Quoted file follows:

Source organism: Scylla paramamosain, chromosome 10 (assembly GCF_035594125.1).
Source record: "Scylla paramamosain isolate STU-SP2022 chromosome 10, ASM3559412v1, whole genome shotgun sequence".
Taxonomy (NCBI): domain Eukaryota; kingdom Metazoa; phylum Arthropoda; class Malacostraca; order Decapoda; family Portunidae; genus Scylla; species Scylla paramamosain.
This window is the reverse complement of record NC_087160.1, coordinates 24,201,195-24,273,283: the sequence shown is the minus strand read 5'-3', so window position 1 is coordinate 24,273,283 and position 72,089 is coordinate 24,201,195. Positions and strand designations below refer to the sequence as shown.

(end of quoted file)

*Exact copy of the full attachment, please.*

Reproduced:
Source organism: Scylla paramamosain, chromosome 10 (assembly GCF_035594125.1).
Source record: "Scylla paramamosain isolate STU-SP2022 chromosome 10, ASM3559412v1, whole genome shotgun sequence".
Taxonomy (NCBI): domain Eukaryota; kingdom Metazoa; phylum Arthropoda; class Malacostraca; order Decapoda; family Portunidae; genus Scylla; species Scylla paramamosain.
This window is the reverse complement of record NC_087160.1, coordinates 24,201,195-24,273,283: the sequence shown is the minus strand read 5'-3', so window position 1 is coordinate 24,273,283 and position 72,089 is coordinate 24,201,195. Positions and strand designations below refer to the sequence as shown.